If you want to know when to pull the ripcord on someone, consistency is a good thing to watch.  At least consistency or the willingness to admit change, since people, as Nate points out in the comments, do change.  Do they say what was true four years ago is still true today?  Do they admit they have changed and see it differently?  Or do they seem to be saying it's all different, but was really always true as long as you interpret it correctly?   When following shepherds, make sure they plot a straight course for the sheepfold every time, or admit this time it will be different.  If it looks like a different sheepfold than last time, and yet the shepherd insists it's all the same, you might want to jump ship and find a new shepherd. 


  1. If you want to know when to pull the ripcord on someone, consistency is a good thing to watch. Do they say what was true four years ago is still true today? Or do they seem to be saying it's all different, but was really always true as long as you interpret it correctly?

    I'd amend the above to "or do they acknowledge their mistake & the change." After all people do change (you changed your religion, no?) and one thing I've noticed is that the surest sign of pride is when someone gets called out and pitches a fit instead of saying something like, "I was wrong then." or "I have learned more." or even laugh and say, "What a fool I once was."

    That's always been, to me, the worst thing about Shea is not only does he shift constantly, but NOTHING will anger him more than pointing out the shift (I think one of my fastest bans was once when I just replied to each of his comments with a quote from one of his earlier articles.)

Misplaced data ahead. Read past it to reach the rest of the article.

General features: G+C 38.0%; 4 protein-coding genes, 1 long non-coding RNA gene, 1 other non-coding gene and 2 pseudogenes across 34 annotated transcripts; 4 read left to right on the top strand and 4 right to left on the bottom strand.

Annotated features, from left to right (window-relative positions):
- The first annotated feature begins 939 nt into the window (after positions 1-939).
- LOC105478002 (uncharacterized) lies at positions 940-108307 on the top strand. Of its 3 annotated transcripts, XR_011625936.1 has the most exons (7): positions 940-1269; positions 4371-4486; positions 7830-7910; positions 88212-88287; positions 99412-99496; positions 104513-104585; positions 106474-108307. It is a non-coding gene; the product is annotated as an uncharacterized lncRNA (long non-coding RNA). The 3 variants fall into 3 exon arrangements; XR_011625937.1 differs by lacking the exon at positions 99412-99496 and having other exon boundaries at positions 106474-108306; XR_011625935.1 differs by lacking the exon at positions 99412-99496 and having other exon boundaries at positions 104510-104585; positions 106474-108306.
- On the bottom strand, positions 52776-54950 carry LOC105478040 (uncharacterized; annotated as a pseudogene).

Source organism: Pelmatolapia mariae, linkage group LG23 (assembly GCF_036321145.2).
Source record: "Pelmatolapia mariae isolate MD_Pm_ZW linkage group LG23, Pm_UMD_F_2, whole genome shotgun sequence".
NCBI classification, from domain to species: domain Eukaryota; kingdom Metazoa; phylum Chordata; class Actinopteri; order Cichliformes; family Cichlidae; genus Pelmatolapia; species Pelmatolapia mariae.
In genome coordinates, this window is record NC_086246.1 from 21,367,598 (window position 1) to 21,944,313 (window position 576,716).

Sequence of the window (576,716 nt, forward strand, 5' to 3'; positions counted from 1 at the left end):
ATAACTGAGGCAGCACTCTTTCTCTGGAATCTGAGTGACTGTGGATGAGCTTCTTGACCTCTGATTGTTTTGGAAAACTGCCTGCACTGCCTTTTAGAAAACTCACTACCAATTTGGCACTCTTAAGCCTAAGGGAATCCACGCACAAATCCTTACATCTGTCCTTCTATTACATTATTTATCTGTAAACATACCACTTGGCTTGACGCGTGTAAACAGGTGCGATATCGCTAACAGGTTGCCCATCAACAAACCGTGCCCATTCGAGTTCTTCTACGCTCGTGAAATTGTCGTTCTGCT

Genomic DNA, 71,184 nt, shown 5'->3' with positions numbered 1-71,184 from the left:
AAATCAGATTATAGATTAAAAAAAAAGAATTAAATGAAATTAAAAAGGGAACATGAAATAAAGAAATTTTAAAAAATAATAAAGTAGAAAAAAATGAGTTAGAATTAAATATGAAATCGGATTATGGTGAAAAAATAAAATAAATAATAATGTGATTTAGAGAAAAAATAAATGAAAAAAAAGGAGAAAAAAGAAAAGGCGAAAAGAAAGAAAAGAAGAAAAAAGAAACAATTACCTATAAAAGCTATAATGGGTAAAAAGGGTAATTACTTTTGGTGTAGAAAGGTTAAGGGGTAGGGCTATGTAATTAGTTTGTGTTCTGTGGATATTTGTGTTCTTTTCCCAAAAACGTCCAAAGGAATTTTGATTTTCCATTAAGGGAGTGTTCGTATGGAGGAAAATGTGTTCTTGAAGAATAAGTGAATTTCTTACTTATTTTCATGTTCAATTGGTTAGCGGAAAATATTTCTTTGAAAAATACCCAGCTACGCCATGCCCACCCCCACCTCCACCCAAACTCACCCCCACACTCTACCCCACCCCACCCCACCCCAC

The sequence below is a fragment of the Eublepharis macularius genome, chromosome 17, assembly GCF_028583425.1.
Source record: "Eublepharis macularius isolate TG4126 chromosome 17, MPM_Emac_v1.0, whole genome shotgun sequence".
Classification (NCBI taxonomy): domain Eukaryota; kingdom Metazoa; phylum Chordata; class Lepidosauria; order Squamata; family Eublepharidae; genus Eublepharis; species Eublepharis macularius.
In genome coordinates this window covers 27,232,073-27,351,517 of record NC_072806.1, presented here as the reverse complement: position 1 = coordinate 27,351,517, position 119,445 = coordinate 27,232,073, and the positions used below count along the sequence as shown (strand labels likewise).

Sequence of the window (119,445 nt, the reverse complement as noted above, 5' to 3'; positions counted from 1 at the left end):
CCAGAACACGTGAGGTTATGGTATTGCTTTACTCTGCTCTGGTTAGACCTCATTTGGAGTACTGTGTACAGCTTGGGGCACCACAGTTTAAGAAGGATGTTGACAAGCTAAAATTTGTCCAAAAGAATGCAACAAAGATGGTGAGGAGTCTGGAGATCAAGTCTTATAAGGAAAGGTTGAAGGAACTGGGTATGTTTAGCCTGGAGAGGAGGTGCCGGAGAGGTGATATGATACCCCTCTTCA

I say watch for consistency, but beware the shepherd who doesn't acknowledge growing in wisdom and understanding.

  2. Good point. I made the adjustment. You're right about that. I've said that if Mark would admit he's changed and now identifies somewhere broadly as a pro-life, liberal Democrat/Independent, I'd have no problem.

  3. In terms of "voting for evil" and Catholic teaching, we need to look at ALL the data.

    Most dissent from Catholic teaching involves something to do with human sexuality. Abortion, homosexuality, contraception, women’s ordination, fornication, marriage, divorce and remarriage all have an aspect of sexuality to them.

    The term “dissenting issues” is an overgeneralization and overgeneralizations must first be separated and clarified before any clear discussion or action can be taken. Once more specific matters are listed, like those mentioned, they can be prioritized by considering the current and future impact of each one.

    It can be difficult to measure or quantify such things, but we can consider how many unjust wars we are currently involved with or about to jump into, how many people are executed each year and how many people are tortured or likely to be tortured in the future by the government. Now contrast this with all the effects of the dissenting sexual issues.

    What are the current and future impacts of all the unwanted pregnancies and the resulting increase in poverty and single parent homes? How about the number of unborn children being killed and that will be killed in the future? Think of the impact from broken homes due to divorce? Ignorance and dissent about the true purpose of sex also brings us pornography, sexual addictions, molestation, sexually-transmitted diseases and marriage confusion.

    Thinking means connecting things. Many, if not most, of the ills in our society can be traced back to sexual confusion or dissent.